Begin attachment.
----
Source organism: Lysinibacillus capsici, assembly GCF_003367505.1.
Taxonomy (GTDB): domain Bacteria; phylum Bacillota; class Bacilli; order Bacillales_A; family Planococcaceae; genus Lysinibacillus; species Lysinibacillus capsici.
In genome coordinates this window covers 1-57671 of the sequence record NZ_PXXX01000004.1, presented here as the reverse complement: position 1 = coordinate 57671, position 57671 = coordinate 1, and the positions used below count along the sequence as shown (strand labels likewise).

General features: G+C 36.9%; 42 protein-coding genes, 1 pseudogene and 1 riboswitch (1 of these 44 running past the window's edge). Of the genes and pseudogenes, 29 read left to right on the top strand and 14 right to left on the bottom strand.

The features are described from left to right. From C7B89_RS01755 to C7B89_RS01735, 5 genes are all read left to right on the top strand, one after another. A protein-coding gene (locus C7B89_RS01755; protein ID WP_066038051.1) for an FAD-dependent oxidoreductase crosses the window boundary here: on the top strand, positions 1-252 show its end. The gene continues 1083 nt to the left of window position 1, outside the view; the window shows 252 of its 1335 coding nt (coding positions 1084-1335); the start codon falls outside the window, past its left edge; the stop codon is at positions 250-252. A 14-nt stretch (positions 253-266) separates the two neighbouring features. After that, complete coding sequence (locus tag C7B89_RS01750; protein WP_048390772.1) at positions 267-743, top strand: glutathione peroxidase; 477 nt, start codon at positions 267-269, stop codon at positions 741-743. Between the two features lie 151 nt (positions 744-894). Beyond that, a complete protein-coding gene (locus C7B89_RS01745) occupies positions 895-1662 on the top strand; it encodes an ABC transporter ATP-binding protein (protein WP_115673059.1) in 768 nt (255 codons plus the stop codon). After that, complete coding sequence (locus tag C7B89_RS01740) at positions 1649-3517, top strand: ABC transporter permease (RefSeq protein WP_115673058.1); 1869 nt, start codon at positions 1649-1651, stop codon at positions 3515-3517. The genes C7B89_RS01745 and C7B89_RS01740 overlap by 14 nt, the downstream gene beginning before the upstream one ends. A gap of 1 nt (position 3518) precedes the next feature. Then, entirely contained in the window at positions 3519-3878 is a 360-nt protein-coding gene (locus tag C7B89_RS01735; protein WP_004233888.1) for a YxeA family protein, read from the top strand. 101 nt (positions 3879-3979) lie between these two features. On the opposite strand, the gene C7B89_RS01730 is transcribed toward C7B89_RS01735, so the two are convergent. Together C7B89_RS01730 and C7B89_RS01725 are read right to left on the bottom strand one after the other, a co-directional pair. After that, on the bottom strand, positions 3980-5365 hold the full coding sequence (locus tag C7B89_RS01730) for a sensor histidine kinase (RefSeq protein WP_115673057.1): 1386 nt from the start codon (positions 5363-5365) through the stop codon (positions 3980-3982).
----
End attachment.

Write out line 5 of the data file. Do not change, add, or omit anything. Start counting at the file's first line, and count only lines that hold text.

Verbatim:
The features are described from left to right. From C7B89_RS01755 to C7B89_RS01735, 5 genes are all read left to right on the top strand, one after another. A protein-coding gene (locus C7B89_RS01755; protein ID WP_066038051.1) for an FAD-dependent oxidoreductase crosses the window boundary here: on the top strand, positions 1-252 show its end. The gene continues 1083 nt to the left of window position 1, outside the view; the window shows 252 of its 1335 coding nt (coding positions 1084-1335); the start codon falls outside the window, past its left edge; the stop codon is at positions 250-252. A 14-nt stretch (positions 253-266) separates the two neighbouring features. After that, complete coding sequence (locus tag C7B89_RS01750; protein WP_048390772.1) at positions 267-743, top strand: glutathione peroxidase; 477 nt, start codon at positions 267-269, stop codon at positions 741-743. Between the two features lie 151 nt (positions 744-894). Beyond that, a complete protein-coding gene (locus C7B89_RS01745) occupies positions 895-1662 on the top strand; it encodes an ABC transporter ATP-binding protein (protein WP_115673059.1) in 768 nt (255 codons plus the stop codon). After that, complete coding sequence (locus tag C7B89_RS01740) at positions 1649-3517, top strand: ABC transporter permease (RefSeq protein WP_115673058.1); 1869 nt, start codon at positions 1649-1651, stop codon at positions 3515-3517. The genes C7B89_RS01745 and C7B89_RS01740 overlap by 14 nt, the downstream gene beginning before the upstream one ends. A gap of 1 nt (position 3518) precedes the next feature. Then, entirely contained in the window at positions 3519-3878 is a 360-nt protein-coding gene (locus tag C7B89_RS01735; protein WP_004233888.1) for a YxeA family protein, read from the top strand. 101 nt (positions 3879-3979) lie between these two features. On the opposite strand, the gene C7B89_RS01730 is transcribed toward C7B89_RS01735, so the two are convergent. Together C7B89_RS01730 and C7B89_RS01725 are read right to left on the bottom strand one after the other, a co-directional pair. After that, on the bottom strand, positions 3980-5365 hold the full coding sequence (locus tag C7B89_RS01730) for a sensor histidine kinase (RefSeq protein WP_115673057.1): 1386 nt from the start codon (positions 5363-5365) through the stop codon (positions 3980-3982).